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The retired former mixed martial arts champion Ben Askren fought YouTube star Jake Paul this past Saturday night, losing to Paul via first round knockout within two minutes of the opening bell. Askren, who took one solid punch from Paul before crumbling to the canvas managed to make it back to his feet momentarily but not before the referee had decided hat he had seen enough and immediately called a halt to the contest. The fans on Twitter social media immediately reacted to the fight in a very unflattering manner for both competitors, with “rigged” quickly trending as a popular topic at the social media website as thousands of fans across the globe reacted to the YouTube stars victory over the former Olympian.

As the only combat sports analyst in the industry today to regularly cover the topic of fixed fights in the worlds of mixed martial arts and professional boxing, the fact most rigged fights fly under the radar of the seemingly clueless and unaware general public on a fairly regular basis should be enough to tell you something about the overall integrity of Saturday nights Askren vs. Paul money grab. The lack of professionalism surrounding the entire Triller card itself, more of a circus side show act than a professional boxing event is among your first clues that not everything may be on the up and up with this promotion.

In fact, the warning signs were numerous and legion that this wasn’t exactly as legitimate of a contest as many of us had originally anticipated and been led to believe. From a YouTube star with very little fighting experience boxing a retired former mixed martial arts champion who had just came off hip surgery to the fact Askren looked completely out of shape coming into the weigh ins; after seeing Askren crumble to the ground from one good punch and subsequently observing how the the fight was immediately called off in short fashion within two minutes of the opening bell everything adds up to an uncomfortable. yet all too familiar truth in combat sports which in retrospect shouldn’t come to anyone as a surprise with an IQ above room temperature. The Jake Paul vs. Ben Askren fight bears all the hallmarks of a rigged, fixed professional fight.

Interestingly, according to the 2016 documentary, “Dirty Games – The dark side of sports,” the award winning journalist Benjamin Best interviews former boxing manager Charles Farrell who expertly explains how fights are fixed in professional boxing. “You fix fights to make betting money," said Farrell. "You fix fights to get a fighter a championship. You fix fights to maneuver a fighter up the ranks toward a championship fight. You fix fights to win, in order, again, to position someone strategically," explained Farrell. "You fix fights to lose in order to get paid and in order to make, you know, betting coups."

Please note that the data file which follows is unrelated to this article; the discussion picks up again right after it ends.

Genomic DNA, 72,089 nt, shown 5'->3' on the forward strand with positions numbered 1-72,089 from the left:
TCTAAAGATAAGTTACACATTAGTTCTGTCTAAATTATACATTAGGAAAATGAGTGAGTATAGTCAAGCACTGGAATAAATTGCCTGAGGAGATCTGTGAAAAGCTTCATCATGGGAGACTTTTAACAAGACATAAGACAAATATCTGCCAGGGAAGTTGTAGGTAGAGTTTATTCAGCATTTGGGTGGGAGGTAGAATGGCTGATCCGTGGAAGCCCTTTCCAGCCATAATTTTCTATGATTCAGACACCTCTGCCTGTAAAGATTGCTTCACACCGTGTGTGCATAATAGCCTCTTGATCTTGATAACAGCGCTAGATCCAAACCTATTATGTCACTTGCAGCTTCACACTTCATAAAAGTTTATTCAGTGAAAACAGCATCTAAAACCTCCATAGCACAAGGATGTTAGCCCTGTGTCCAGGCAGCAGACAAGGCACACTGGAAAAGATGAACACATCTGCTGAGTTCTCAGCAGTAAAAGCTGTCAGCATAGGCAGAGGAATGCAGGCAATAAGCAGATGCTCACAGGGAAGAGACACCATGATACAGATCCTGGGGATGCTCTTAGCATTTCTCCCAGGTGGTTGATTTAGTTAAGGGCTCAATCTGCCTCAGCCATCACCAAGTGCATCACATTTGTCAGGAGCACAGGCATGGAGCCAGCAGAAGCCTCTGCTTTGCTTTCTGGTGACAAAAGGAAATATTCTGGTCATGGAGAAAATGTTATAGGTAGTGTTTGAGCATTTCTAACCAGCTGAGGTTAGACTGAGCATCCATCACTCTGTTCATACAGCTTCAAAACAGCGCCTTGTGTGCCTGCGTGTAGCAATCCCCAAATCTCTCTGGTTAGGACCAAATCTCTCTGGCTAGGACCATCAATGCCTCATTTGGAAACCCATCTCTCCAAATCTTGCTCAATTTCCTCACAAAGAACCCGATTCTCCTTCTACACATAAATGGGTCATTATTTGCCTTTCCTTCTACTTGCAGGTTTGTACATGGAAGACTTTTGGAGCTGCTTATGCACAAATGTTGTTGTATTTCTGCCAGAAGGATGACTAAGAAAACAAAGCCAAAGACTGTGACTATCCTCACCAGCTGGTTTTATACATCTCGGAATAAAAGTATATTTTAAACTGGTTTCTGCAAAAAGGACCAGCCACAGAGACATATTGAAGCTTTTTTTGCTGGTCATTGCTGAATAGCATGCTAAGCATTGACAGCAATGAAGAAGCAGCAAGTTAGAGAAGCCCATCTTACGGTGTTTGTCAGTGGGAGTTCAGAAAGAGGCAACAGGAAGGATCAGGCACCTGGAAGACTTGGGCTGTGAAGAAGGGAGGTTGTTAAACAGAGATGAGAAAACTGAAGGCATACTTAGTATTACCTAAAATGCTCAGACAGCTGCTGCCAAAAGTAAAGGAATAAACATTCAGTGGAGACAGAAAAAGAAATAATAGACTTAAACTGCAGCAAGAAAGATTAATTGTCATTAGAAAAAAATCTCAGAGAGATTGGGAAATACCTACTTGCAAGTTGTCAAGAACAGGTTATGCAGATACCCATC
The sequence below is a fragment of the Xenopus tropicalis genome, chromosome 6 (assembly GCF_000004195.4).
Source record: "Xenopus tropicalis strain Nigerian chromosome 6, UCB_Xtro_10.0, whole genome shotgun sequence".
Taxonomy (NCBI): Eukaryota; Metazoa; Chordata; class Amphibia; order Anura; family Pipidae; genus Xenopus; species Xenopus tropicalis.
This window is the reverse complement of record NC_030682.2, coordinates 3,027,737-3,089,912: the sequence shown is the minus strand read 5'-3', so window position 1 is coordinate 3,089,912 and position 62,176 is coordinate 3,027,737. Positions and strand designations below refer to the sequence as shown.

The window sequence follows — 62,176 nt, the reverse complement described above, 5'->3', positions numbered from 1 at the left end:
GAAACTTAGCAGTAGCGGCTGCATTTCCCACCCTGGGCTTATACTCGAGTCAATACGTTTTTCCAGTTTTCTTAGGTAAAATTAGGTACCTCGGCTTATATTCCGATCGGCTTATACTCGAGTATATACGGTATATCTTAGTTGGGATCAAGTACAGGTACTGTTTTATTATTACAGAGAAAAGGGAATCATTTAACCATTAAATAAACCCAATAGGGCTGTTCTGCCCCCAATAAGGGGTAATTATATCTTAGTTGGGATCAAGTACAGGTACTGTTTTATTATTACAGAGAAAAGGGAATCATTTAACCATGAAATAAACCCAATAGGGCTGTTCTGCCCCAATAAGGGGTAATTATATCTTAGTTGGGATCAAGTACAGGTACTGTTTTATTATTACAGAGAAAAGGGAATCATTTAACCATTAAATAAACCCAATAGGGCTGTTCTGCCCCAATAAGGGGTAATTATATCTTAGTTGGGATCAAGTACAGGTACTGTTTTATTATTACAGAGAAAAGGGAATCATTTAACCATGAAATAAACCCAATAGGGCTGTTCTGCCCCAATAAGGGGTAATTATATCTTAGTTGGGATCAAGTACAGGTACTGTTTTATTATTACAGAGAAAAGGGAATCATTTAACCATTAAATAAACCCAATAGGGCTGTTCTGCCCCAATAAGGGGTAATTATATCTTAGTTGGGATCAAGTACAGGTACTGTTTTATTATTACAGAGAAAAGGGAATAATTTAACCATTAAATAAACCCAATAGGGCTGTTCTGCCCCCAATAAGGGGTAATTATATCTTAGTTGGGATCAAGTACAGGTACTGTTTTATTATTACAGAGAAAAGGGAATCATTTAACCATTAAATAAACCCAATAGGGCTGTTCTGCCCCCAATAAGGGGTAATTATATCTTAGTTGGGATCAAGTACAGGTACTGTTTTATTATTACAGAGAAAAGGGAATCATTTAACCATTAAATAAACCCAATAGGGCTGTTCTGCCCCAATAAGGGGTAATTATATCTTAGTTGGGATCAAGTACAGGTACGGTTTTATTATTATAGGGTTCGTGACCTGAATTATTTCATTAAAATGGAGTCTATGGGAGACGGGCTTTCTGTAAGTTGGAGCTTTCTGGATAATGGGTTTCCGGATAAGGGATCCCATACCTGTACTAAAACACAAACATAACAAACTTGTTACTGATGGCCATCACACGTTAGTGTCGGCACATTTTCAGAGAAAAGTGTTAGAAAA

“The way you fix fights varies greatly," explained Farrell. "You fix fights by buying judges. That’s, you know, one easy to do it. You fix fights by having the referee working for you, so that, if there is anyway that the ref can stop a fight in your guy’s favor, he does. You fix fights by colluding with the fighters, generally the loser. It’s almost always the loser," said Farrell. "Winners almost never know that the fight is fixed."

With the Askren vs. Paul fight stopped so early within the first round, the fact all it took was one good punch for a former Olympian and decorated mixed martial arts champion to hit the canvas like a sack of potatoes ultimately ended up setting the stage for what has now proven to be a controversial stoppage that will be debated for sometime to come. With Askren clearly showing up out of shape for the fight to begin with, it’s clear a lot of theatre went into the lead up to the bout which ultimately proved to be anything but a fight; leading to speculation from thousands of fans across the globe on exactly how serious Ben Askren himself actually took this contest?

With Askren lacking anything resembling a legitimate jab to maintain distance against Paul throughout the match, the fight in many ways resembled a glorified sparring contest where Askren looked for the easy way out and took a dive on the first seemingly convincing punch. Managing to make his way back to his feet while continuing to sell the blow to the marks in the audience, the referee sensed a golden opportunity to bring this absurdity of a boxing contest to a close after giving Askren the once over and waving the fight off for good.

Askren was all smiles on his way to the dresser room after the fight, in essence laughing all the way to the bank after a rather uneventful two minutes in the ring against the Triller promotions golden goose. After a successful career in mixed martial arts, the fact one of the sports most heralded champions had to go to a side show circus act in professional boxing in order to find a lucrative payday speaks dividends to the current state of professional mixed martial arts where athletes still struggle to make ends meet. A sad reality in combat sports today which all but guarantees the next over the hill mixed martial arts fighter will be all too willing to step in and work against a stacked deck in subsequent Triller promotions.